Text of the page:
Tyco signed a consent agreement, handing over $5 million to be managed "under the direction" of the secretary of state, with a provision that a portion of the fund be dedicated to business ethics education at UNH. In the 10 years that followed, the money was held and invested by the University of New Hampshire Foundation, and grew to $7 million.
Soon after the settlement was reached, the USNH Board of Trustees created the Center for Public Responsibility and Corporate Citizenship Board, with Gardner as chairman. The board hired Myron Kandel, financial editor for CNN, as its first director in 2005 and sponsored several high-profile forums on ethical business behavior over the next three years.
Kandel and the organization parted ways in 2008, and the board set about finding a permanent solution that would be rooted in programs within a college or university.
The University of New Hampshire and St. Anselm submitted proposals, which were adopted by the board in a resolution signed on June 3 by four of the five members — Gardner, Deputy Secretary of State Robert Ambrose, MacKay and Lynch, whose membership on the board stems from his position as USNH board chairman at the time the deal was struck.
They established a permanent endowment to be held by the UNH Foundation for the full amount of the settlement, plus earnings, with $5 million for the benefit of UNH and $2 million for St. Anselm. Another $100,000 is to be split between the two schools to pay for program startup costs.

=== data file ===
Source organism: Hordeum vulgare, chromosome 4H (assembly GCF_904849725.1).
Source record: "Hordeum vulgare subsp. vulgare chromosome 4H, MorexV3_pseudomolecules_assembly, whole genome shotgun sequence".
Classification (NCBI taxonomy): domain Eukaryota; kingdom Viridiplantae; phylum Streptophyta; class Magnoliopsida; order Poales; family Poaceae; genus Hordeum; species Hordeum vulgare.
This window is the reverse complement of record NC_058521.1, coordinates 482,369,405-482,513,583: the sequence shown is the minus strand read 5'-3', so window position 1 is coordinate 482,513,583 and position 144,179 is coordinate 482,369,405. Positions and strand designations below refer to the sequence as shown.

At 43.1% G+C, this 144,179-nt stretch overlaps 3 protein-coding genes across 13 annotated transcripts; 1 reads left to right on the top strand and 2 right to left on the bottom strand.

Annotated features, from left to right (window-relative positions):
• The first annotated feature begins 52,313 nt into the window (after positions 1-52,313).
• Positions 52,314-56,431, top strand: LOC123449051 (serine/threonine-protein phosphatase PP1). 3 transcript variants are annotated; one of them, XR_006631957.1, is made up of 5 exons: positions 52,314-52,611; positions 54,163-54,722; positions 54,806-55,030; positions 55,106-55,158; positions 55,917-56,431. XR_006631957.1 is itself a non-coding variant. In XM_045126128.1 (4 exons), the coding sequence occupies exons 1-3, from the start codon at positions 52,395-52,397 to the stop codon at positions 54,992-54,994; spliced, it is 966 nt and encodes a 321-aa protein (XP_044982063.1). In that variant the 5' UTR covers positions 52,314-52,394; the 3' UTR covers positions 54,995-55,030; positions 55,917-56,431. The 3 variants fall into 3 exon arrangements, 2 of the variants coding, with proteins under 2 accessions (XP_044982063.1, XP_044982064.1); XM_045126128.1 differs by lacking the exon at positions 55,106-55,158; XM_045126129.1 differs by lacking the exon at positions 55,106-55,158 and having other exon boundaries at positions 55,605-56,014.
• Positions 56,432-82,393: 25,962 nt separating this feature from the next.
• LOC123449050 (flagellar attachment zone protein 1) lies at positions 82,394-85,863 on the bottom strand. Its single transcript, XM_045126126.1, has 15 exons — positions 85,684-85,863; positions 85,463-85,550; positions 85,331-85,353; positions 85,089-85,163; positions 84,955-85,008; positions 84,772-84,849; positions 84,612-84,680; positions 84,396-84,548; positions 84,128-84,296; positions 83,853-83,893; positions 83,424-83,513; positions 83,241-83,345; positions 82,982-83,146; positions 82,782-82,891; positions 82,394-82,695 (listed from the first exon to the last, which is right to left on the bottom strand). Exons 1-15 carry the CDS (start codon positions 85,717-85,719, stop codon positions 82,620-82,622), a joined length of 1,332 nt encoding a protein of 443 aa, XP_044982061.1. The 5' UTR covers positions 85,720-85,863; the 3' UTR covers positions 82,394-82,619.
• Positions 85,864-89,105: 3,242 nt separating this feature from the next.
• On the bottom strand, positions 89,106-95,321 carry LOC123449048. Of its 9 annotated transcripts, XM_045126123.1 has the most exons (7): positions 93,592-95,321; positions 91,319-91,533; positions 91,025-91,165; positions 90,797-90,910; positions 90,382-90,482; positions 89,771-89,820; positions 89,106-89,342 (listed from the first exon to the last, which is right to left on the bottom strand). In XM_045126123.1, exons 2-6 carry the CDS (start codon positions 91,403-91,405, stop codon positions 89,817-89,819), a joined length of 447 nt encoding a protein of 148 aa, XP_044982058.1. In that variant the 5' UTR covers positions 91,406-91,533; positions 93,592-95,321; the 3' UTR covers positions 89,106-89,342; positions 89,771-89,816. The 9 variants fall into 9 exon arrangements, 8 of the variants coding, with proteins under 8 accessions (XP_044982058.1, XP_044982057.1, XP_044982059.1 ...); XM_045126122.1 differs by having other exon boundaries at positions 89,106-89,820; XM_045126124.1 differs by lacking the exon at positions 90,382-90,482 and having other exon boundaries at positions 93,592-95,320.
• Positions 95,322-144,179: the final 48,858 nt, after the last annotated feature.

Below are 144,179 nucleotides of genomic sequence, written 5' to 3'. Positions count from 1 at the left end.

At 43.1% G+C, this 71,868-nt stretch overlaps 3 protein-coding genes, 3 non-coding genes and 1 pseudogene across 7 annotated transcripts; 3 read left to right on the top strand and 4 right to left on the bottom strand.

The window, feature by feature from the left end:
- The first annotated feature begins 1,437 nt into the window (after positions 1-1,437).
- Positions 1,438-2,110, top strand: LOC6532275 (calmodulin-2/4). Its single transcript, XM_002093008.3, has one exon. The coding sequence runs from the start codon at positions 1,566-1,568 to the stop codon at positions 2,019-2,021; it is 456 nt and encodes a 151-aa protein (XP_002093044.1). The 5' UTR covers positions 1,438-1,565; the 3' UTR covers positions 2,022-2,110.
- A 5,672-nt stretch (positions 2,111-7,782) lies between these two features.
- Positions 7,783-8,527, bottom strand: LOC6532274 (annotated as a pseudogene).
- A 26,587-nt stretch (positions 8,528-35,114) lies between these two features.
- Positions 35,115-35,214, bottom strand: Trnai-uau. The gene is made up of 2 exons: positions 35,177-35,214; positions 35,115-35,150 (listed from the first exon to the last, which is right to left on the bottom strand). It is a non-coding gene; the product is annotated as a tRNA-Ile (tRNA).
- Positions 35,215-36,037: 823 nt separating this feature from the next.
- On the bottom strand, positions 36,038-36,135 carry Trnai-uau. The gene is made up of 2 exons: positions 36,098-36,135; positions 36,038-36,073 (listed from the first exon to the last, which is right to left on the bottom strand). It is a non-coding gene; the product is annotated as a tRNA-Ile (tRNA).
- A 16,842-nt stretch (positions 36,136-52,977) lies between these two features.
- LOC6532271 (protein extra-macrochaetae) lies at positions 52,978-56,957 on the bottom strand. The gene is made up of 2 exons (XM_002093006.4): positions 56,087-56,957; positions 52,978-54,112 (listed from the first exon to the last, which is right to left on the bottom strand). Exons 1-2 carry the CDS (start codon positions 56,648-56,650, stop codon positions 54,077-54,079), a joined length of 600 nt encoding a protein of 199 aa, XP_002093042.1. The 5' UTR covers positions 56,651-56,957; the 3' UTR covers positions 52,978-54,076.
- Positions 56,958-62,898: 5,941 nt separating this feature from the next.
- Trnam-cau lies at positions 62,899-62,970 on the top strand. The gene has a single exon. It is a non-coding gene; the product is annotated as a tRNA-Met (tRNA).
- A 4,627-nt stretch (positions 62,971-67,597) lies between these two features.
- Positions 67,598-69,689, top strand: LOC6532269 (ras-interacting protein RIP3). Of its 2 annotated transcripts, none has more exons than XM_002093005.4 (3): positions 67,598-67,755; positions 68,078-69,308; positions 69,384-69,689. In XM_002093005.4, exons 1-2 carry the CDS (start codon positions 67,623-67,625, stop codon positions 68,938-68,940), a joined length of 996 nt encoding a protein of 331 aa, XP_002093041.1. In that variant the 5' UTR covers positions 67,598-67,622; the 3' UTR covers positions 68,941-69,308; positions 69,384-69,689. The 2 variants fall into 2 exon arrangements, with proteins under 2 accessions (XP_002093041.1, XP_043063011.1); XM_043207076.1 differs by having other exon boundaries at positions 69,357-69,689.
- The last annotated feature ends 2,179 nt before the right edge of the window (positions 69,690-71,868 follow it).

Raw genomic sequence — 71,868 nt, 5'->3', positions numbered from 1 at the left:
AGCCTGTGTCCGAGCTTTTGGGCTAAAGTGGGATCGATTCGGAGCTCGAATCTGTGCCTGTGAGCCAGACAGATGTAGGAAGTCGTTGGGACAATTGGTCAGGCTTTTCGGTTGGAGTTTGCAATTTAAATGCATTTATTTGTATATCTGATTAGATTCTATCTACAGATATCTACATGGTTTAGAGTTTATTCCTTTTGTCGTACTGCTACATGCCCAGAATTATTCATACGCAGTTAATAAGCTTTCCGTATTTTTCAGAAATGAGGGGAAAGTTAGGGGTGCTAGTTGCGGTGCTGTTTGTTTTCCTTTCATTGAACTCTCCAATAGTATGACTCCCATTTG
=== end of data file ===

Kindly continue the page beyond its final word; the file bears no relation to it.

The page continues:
Mark Connolly, former director of the Bureau of Securities Regulation and the fifth member of the board handling the Tyco funds, did not support the board's June 3 decision.
The involvement of UNH was appropriate and even required by the Tyco agreement, he said, but he was troubled by the inclusion of St. Anselm, a private school with religious affiliation.
"It was the use of public money for a private institution, and I thought if that was going to take place, there should be more of a competitive component," Connolly said. "I wouldn't use the term RFP, but I would say there should have been a certain time that other schools would be able to explicitly put proposals forward that could be considered by a disinterested body."
Gardner takes issue with the notion that other schools did not have an opportunity to submit proposals.
"All the schools had something to do with this over time," he said. "Other schools did have proposals at different times."
He said a proposal from the Tuck School at Dartmouth College was considered.
"I also met or spoke with the president and faculty of Franklin Pierce College, Southern New Hampshire University and St. Anselm," he said.
Paul LeBlanc, president at SNHU, said any suggestion that his school was approached in any specific way is "nonsense."
"There was no outreach to the other institutions," he said. "No outreach to the New Hampshire College and University Council. If there had been, we would have happily submitted a joint proposal."
Gov. Lynch, now in private life, said he is comfortable with the final disposition of the Tyco funds.
"I think it was a very open process," he said, "and I hope that there will be opportunity for other schools to get involved. I think the teaching of ethics is and should be an important part of an undergraduate curriculum. So I hope that other schools want to and are able to get involved in this process."
LeBlanc said the opportunity still exists to involve other schools through the college and university council, a nonprofit consortium of 22 public and private institutions of higher education in the state.
"If there was outreach to Tom Horgan (council president), I'm sure you'd see a lot of institutions raising their hands to say, 'We're interested,' " LeBlanc said.